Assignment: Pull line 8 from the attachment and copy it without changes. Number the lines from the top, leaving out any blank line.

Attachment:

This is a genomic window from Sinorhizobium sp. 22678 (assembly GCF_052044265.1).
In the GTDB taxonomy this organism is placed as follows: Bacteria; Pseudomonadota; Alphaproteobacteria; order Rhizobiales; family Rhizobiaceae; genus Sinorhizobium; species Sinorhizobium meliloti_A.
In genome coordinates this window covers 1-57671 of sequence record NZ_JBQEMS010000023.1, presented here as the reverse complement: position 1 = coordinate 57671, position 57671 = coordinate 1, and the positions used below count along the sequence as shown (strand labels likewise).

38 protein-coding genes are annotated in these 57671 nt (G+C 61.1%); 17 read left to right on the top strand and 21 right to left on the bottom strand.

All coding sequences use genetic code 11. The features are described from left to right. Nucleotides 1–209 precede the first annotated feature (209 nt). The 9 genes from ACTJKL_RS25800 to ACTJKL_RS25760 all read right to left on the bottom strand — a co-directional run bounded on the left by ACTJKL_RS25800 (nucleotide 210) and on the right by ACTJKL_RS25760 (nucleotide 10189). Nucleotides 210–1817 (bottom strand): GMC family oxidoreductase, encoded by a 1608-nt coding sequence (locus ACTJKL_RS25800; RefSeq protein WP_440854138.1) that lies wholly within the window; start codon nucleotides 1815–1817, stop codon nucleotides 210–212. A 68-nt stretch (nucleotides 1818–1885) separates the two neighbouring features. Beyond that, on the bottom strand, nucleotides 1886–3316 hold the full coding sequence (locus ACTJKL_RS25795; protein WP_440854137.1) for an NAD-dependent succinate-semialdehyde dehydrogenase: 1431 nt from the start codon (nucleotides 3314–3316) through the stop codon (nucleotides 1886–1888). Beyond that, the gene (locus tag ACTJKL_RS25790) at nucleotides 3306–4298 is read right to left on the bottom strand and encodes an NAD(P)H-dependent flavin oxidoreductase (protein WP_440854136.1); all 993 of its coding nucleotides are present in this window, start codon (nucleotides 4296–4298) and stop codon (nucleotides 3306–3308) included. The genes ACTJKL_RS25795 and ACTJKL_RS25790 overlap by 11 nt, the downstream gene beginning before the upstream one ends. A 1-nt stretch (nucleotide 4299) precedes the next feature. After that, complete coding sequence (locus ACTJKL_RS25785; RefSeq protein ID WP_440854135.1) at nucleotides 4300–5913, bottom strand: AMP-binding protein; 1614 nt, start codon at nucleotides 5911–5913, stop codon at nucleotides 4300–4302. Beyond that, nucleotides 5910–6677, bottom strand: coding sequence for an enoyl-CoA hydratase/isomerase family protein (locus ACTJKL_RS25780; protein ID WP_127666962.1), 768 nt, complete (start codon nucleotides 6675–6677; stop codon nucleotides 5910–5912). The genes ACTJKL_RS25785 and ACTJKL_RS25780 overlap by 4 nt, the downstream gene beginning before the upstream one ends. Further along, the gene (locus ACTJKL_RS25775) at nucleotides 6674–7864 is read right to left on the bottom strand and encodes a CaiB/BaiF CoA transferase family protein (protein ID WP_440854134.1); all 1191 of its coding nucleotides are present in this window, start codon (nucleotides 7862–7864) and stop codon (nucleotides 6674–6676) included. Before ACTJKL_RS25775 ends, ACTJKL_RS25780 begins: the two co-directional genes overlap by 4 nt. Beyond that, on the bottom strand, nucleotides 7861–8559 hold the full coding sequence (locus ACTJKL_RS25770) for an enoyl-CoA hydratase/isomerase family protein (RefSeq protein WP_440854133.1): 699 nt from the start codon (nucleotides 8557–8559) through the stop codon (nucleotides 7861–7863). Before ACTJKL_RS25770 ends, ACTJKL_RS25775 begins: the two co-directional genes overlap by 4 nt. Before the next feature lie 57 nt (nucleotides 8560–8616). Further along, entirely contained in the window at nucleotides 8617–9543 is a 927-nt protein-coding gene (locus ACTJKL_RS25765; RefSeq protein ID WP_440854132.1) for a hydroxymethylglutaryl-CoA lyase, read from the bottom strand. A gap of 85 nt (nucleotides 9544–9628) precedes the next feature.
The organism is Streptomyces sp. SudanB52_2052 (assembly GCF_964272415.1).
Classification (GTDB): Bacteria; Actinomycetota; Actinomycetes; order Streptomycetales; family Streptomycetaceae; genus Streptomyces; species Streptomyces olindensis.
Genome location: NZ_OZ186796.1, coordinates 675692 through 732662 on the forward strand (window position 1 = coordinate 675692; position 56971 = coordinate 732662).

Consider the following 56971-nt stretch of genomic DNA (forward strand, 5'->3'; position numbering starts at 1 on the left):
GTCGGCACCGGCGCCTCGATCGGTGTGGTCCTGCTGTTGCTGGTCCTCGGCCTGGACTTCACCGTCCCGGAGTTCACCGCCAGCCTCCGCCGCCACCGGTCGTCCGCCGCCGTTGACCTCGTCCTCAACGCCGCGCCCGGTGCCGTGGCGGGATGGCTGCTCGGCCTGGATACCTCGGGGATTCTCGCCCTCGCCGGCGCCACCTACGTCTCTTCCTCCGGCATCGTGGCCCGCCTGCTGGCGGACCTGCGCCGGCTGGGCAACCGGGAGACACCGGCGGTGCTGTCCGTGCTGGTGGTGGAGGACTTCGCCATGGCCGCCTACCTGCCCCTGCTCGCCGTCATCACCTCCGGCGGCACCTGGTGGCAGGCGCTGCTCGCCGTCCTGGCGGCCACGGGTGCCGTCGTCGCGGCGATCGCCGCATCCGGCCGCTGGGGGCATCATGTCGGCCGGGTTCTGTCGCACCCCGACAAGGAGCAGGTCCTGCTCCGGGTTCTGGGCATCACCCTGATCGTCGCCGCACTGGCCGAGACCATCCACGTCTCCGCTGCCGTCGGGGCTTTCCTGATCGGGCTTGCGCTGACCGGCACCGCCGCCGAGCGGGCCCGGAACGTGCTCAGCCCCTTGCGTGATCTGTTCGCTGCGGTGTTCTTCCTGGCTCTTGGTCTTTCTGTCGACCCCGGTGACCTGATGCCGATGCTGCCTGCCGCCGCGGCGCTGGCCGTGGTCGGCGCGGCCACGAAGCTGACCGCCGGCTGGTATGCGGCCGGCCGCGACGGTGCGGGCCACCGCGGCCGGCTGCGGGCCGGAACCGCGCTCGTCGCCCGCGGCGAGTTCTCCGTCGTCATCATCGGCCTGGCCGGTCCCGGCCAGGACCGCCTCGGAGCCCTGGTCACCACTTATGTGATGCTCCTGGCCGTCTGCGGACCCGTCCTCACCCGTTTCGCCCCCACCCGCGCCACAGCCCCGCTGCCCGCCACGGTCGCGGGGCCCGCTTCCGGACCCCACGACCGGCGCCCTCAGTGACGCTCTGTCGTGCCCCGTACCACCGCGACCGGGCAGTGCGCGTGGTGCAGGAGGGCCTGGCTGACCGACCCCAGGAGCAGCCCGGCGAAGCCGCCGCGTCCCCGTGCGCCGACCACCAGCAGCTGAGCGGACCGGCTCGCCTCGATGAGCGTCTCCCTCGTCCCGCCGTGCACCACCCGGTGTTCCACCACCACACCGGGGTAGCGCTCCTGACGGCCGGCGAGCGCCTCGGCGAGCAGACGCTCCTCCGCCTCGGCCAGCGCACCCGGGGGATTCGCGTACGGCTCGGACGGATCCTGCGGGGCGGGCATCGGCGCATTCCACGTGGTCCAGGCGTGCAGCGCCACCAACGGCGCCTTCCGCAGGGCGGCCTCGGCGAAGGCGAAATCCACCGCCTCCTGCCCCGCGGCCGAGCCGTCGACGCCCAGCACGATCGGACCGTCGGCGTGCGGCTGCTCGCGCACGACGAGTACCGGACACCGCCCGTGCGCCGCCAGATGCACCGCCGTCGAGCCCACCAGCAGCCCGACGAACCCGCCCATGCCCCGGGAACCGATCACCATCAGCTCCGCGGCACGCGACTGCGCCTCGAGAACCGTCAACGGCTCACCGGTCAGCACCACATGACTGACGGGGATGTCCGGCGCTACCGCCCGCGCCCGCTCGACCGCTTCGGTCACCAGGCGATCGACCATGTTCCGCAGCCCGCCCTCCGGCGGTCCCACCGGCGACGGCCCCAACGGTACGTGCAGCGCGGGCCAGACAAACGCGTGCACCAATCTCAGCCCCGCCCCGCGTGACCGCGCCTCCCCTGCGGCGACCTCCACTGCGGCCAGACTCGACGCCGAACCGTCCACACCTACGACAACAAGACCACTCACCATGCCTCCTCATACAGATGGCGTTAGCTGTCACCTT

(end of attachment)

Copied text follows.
Genome location: NZ_OZ186796.1, coordinates 675692 through 732662 on the forward strand (window position 1 = coordinate 675692; position 56971 = coordinate 732662).